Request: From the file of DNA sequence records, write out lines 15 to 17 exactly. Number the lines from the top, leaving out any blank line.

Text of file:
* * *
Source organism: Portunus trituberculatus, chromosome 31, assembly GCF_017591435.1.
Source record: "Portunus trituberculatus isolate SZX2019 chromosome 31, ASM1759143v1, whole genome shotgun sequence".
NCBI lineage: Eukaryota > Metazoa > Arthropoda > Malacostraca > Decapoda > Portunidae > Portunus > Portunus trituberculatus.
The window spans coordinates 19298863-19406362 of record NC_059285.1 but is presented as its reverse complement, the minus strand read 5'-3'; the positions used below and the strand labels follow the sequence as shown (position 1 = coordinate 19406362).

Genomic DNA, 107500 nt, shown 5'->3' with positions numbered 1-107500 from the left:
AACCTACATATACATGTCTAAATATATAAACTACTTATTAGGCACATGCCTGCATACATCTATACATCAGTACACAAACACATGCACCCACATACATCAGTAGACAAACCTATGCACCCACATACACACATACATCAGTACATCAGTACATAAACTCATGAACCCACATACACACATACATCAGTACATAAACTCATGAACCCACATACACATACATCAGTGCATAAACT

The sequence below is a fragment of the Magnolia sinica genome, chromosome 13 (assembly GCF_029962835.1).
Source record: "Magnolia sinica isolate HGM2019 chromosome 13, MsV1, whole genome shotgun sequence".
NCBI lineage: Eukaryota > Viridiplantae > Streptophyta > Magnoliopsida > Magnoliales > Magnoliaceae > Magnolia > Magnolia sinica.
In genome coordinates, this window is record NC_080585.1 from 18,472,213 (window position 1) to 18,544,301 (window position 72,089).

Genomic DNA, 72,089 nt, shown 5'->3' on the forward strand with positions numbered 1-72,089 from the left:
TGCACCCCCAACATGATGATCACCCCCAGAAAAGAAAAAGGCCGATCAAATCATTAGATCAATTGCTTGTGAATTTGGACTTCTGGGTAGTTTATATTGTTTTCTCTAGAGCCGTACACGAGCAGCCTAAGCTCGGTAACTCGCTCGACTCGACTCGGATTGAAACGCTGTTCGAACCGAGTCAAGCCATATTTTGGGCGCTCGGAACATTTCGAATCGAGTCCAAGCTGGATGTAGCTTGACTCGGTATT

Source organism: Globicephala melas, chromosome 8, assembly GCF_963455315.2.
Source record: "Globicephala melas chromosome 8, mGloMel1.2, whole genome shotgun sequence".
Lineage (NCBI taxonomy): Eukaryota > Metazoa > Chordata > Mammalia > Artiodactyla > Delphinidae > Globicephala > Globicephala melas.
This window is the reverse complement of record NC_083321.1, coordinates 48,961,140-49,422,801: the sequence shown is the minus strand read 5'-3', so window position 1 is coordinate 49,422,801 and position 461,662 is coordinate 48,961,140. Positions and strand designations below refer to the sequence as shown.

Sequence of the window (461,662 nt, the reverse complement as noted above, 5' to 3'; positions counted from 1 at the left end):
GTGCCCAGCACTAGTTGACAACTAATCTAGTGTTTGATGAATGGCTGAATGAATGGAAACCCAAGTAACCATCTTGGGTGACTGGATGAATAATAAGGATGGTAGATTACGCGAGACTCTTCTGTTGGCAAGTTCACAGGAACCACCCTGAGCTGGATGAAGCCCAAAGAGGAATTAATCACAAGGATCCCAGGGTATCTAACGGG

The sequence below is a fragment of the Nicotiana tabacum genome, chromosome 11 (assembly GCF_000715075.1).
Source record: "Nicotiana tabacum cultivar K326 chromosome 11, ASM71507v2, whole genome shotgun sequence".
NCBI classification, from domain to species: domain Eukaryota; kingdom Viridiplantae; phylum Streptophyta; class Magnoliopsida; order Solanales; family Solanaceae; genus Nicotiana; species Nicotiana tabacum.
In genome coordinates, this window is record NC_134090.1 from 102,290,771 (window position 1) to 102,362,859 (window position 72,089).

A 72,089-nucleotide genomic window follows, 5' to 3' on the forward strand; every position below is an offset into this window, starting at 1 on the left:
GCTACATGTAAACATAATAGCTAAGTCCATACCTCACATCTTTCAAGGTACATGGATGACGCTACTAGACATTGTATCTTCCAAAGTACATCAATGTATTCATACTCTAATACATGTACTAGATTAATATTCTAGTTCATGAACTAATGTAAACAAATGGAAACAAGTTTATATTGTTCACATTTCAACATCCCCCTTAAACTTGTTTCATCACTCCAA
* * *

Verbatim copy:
Lineage (NCBI taxonomy): Eukaryota > Metazoa > Chordata > Mammalia > Artiodactyla > Delphinidae > Globicephala > Globicephala melas.
This window is the reverse complement of record NC_083321.1, coordinates 48,961,140-49,422,801: the sequence shown is the minus strand read 5'-3', so window position 1 is coordinate 49,422,801 and position 461,662 is coordinate 48,961,140. Positions and strand designations below refer to the sequence as shown.

Sequence of the window (461,662 nt, the reverse complement as noted above, 5' to 3'; positions counted from 1 at the left end):